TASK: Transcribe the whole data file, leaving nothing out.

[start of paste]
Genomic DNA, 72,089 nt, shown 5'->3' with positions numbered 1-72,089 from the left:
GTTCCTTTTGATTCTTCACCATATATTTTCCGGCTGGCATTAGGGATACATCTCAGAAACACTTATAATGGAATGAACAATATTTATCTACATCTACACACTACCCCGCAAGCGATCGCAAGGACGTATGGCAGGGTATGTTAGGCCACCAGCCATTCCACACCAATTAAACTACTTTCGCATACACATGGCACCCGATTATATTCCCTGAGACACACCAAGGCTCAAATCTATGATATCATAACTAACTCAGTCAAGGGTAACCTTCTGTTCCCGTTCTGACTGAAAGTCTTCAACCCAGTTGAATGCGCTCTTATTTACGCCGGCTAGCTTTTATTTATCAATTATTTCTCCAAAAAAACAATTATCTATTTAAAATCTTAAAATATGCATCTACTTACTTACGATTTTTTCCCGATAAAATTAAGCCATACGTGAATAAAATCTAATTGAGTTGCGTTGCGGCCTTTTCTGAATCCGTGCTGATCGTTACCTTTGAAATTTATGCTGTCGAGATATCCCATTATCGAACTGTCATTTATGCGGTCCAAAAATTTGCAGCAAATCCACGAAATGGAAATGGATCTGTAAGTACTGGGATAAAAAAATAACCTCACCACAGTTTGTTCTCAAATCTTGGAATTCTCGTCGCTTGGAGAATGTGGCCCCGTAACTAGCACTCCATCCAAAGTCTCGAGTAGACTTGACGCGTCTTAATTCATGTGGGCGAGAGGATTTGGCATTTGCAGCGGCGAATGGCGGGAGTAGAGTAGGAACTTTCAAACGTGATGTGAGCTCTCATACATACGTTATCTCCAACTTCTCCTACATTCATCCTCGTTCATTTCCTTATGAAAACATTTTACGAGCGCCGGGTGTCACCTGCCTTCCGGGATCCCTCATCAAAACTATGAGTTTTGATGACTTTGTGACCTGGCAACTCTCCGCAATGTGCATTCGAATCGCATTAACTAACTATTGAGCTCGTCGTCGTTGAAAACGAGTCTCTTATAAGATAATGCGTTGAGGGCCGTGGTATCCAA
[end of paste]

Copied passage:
Genomic DNA, 72,089 nt, shown 5'->3' with positions numbered 1-72,089 from the left:
GTTCCTTTTGATTCTTCACCATATATTTTCCGGCTGGCATTAGGGATACATCTCAGAAACACTTATAATGGAATGAACAATATTTATCTACATCTACACACTACCCCGCAAGCGATCGCAAGGACGTATGGCAGGGTATGTTAGGCCACCAGCCATTCCACACCAATTAAACTACTTTCGCATACACATGGCACCCGATTATATTCCCTGAGACACACCAAGGCTCAAATCTATGATATCATAACTAACTCAGTCAAGGGTAACCTTCTGTTCCCGTTCTGACTGAAAGTCTTCAACCCAGTTGAATGCGCTCTTATTTACGCCGGCTAGCTTTTATTTATCAATTATTTCTCCAAAAAAACAATTATCTATTTAAAATCTTAAAATATGCATCTACTTACTTACGATTTTTTCCCGATAAAATTAAGCCATACGTGAATAAAATCTAATTGAGTTGCGTTGCGGCCTTTTCTGAATCCGTGCTGATCGTTACCTTTGAAATTTATGCTGTCGAGATATCCCATTATCGAACTGTCATTTATGCGGTCCAAAAATTTGCAGCAAATCCACGAAATGGAAATGGATCTGTAAGTACTGGGATAAAAAAATAACCTCACCACAGTTTGTTCTCAAATCTTGGAATTCTCGTCGCTTGGAGAATGTGGCCCCGTAACTAGCACTCCATCCAAAGTCTCGAGTAGACTTGACGCGTCTTAATTCATGTGGGCGAGAGGATTTGGCATTTGCAGCGGCGAATGGCGGGAGTAGAGTAGGAACTTTCAAACGTGATGTGAGCTCTCATACATACGTTATCTCCAACTTCTCCTACATTCATCCTCGTTCATTTCCTTATGAAAACATTTTACGAGCGCCGGGTGTCACCTGCCTTCCGGGATCCCTCATCAAAACTATGAGTTTTGATGACTTTGTGACCTGGCAACTCTCCGCAATGTGCATTCGAATCGCATTAACTAACTATTGAGCTCGTCGTCGTTGAAAACGAGTCTCTTATAAGATAATGCGTTGAGGGCCGTGGTATCCAA